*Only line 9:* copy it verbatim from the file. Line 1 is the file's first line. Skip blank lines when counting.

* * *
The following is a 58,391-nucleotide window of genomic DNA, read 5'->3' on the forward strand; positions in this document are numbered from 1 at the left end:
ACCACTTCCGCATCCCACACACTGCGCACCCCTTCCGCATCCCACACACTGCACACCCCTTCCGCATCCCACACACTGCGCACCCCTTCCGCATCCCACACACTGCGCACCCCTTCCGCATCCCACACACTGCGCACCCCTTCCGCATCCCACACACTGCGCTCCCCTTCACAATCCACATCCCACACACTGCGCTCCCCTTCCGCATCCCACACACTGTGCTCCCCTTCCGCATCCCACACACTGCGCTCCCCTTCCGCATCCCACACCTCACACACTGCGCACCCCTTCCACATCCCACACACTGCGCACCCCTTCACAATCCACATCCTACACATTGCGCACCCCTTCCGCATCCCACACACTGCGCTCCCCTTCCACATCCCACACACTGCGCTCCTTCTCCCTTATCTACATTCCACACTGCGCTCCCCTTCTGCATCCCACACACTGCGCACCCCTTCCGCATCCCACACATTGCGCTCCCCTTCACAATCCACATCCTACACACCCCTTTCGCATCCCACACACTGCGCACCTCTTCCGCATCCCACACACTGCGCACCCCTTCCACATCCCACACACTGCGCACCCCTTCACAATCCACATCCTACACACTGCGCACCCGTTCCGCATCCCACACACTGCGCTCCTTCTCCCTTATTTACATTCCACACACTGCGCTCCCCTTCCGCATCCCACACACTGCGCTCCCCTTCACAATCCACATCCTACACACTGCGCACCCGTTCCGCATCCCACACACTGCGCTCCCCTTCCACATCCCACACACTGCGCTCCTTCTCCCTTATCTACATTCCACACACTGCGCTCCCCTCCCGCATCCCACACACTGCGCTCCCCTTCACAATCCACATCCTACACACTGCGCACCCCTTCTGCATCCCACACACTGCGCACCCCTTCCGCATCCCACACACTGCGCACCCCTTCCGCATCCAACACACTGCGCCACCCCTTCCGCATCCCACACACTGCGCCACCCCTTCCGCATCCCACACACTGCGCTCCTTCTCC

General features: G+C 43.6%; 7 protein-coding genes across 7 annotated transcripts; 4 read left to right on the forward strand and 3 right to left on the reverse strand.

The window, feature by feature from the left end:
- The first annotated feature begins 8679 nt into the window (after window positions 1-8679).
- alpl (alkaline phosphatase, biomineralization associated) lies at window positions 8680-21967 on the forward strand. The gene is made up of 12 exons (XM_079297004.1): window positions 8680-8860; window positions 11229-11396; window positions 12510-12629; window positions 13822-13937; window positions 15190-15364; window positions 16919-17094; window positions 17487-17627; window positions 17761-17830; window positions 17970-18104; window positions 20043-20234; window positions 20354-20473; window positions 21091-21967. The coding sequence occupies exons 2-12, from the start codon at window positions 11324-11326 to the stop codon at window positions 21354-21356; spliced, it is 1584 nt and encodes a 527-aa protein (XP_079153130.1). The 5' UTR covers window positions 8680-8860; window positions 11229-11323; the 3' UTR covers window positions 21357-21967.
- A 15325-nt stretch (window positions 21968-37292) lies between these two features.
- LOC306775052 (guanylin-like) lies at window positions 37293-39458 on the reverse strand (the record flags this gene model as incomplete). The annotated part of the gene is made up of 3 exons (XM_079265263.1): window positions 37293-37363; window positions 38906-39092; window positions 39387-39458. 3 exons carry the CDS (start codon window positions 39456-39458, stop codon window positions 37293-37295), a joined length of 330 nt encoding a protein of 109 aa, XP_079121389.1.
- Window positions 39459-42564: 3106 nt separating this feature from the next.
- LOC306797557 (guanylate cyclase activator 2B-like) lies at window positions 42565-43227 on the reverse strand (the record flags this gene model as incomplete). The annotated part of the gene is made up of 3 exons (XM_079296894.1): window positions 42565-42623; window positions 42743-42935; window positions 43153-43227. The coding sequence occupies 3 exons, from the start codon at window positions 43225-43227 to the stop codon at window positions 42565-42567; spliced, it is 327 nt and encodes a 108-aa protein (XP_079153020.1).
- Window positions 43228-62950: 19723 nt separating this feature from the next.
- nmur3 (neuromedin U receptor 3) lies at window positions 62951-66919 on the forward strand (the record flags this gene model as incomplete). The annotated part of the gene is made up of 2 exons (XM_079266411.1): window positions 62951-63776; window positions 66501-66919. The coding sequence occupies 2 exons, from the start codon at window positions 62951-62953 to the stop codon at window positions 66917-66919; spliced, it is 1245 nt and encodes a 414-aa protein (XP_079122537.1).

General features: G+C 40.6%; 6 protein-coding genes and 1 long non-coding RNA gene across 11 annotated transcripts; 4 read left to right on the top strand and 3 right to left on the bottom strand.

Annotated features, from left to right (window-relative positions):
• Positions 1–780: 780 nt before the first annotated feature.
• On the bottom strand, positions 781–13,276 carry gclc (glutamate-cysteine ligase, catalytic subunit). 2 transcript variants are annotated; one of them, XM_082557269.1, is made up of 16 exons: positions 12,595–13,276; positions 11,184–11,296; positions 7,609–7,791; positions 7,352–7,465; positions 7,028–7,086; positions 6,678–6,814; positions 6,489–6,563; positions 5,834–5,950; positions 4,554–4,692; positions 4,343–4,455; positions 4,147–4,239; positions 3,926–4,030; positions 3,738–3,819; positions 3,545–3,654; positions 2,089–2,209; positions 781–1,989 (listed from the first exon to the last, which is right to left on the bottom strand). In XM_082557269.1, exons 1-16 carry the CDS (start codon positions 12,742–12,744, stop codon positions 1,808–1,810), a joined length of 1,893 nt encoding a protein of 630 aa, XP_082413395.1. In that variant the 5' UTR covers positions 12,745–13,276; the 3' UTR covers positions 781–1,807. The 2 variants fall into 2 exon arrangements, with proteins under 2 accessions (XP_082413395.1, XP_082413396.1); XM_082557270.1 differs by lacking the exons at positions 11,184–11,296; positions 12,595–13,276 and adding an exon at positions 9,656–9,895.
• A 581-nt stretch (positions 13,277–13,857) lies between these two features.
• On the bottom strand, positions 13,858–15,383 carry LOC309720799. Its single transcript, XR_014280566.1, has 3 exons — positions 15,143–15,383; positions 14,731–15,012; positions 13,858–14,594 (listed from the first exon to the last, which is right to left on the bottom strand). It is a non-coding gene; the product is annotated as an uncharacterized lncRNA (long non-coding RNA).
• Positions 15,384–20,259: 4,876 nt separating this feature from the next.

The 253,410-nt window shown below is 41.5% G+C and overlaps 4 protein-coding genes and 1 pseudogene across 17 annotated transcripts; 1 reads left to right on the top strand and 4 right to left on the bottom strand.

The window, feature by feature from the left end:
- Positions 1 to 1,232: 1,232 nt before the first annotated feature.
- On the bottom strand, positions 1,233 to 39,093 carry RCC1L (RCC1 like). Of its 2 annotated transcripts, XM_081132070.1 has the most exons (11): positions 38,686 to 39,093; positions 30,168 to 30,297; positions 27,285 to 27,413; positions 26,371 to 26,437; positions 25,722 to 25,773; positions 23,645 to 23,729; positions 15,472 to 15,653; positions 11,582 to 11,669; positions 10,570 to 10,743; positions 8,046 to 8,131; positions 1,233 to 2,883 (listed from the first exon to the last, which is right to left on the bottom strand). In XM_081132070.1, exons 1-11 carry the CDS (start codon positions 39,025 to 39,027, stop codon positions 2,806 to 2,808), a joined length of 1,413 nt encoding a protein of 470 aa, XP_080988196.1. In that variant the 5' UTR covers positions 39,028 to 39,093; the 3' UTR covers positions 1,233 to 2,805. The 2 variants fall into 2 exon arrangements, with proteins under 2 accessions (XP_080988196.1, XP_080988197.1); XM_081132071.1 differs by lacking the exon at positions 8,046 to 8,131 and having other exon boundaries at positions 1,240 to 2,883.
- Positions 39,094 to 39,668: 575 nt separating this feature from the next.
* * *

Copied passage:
- Window positions 39459-42564: 3106 nt separating this feature from the next.